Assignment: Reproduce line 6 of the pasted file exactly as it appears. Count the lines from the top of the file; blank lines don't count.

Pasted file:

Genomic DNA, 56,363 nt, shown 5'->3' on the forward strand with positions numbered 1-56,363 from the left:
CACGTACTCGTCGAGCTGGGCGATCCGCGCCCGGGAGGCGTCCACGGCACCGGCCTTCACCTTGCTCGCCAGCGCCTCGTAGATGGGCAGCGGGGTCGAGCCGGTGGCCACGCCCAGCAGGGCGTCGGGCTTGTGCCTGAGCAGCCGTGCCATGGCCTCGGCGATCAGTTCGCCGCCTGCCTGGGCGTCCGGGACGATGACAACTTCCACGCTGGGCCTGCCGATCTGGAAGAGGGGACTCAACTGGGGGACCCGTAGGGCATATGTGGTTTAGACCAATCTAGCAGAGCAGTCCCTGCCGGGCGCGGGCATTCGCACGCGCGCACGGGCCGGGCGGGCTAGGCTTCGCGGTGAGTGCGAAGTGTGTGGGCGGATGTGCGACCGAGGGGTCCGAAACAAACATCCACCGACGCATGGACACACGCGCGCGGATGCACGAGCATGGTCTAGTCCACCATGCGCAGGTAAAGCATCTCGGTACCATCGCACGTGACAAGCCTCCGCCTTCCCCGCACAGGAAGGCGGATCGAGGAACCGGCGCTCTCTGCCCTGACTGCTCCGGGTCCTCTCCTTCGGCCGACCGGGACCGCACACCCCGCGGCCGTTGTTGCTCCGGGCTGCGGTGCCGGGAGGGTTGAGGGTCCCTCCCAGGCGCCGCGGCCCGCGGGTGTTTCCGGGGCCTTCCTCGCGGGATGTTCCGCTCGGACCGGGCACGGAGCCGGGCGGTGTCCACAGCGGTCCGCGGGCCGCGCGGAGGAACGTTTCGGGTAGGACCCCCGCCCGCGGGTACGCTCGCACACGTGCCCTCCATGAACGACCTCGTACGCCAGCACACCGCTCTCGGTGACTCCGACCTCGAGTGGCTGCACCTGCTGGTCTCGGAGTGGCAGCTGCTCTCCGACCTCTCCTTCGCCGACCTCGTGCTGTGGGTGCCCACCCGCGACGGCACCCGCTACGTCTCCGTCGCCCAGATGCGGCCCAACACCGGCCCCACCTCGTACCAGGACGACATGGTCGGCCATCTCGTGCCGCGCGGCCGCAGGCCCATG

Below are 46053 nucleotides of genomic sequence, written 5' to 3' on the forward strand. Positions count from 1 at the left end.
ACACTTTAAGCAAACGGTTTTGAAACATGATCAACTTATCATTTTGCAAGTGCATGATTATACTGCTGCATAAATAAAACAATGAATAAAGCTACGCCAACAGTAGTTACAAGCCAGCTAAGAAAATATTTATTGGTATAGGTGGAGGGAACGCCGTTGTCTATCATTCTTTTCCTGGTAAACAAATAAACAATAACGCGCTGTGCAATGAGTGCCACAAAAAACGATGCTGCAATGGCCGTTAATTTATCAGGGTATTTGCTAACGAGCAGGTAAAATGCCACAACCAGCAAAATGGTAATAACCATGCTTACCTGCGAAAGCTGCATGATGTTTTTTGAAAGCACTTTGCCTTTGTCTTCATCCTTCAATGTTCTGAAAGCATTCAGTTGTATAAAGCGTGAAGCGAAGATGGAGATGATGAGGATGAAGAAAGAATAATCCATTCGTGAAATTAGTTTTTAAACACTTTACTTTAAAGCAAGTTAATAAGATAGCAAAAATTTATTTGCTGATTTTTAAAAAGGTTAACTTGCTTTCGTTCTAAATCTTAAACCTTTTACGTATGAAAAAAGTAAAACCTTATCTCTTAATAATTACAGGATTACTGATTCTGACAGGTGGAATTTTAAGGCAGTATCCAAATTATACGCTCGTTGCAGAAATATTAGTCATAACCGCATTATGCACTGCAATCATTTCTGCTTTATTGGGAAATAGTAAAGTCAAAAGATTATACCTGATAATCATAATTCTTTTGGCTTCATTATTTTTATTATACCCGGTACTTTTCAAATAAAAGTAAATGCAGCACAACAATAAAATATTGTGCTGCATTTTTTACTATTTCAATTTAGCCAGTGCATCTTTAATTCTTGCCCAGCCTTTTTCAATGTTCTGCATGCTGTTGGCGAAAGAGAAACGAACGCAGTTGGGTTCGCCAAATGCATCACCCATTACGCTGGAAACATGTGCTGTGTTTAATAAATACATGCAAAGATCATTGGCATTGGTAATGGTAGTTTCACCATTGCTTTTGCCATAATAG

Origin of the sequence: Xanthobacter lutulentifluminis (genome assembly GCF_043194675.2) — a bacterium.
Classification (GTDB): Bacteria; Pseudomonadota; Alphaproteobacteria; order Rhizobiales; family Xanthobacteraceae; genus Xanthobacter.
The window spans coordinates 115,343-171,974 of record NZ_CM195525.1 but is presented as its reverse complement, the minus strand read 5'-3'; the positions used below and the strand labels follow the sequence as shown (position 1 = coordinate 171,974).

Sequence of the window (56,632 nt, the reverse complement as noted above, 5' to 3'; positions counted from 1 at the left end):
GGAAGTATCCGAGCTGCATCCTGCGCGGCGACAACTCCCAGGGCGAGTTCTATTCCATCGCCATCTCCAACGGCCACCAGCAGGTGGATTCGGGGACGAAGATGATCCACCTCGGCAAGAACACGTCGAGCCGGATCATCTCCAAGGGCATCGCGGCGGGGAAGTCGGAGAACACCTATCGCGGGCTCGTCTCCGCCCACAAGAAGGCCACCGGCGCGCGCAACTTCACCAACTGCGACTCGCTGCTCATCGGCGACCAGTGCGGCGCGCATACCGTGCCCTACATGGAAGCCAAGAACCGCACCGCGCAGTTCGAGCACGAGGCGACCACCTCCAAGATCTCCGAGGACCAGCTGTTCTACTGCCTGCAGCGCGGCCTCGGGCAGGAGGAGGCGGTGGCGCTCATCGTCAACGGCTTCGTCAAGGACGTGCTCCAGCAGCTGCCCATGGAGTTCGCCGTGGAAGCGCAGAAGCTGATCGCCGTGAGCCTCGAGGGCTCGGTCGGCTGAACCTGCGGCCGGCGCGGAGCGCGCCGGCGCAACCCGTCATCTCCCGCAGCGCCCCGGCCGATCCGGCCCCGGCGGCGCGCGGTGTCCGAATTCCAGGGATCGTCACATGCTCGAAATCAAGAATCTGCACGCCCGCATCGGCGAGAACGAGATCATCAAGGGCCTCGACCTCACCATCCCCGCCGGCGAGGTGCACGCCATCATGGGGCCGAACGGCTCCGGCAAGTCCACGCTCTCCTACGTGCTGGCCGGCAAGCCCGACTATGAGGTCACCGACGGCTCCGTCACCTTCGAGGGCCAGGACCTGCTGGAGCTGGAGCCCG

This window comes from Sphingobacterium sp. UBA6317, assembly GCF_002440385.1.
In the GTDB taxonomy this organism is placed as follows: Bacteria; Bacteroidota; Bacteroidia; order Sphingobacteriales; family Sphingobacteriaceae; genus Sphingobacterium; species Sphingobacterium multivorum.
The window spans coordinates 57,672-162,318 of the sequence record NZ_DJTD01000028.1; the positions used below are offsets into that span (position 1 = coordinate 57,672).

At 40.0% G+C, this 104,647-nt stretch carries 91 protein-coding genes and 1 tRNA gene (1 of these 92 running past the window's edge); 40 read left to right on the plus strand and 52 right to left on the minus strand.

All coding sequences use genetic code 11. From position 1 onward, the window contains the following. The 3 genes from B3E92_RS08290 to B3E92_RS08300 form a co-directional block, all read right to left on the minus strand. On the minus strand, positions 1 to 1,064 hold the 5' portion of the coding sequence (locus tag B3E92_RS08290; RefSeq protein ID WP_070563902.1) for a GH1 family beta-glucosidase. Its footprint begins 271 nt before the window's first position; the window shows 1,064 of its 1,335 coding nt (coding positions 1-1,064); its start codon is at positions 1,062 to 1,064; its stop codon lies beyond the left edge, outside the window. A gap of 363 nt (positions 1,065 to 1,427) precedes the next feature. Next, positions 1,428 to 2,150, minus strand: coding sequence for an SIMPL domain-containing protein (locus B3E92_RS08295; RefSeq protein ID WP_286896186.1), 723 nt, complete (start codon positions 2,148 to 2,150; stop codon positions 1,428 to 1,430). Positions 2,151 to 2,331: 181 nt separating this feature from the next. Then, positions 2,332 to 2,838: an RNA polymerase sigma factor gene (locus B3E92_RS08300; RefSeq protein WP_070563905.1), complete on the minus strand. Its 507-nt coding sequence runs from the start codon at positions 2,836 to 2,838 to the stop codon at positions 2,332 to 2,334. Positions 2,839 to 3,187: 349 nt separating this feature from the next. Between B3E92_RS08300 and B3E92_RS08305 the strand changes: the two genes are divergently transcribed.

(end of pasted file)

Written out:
Classification (GTDB): Bacteria; Pseudomonadota; Alphaproteobacteria; order Rhizobiales; family Xanthobacteraceae; genus Xanthobacter.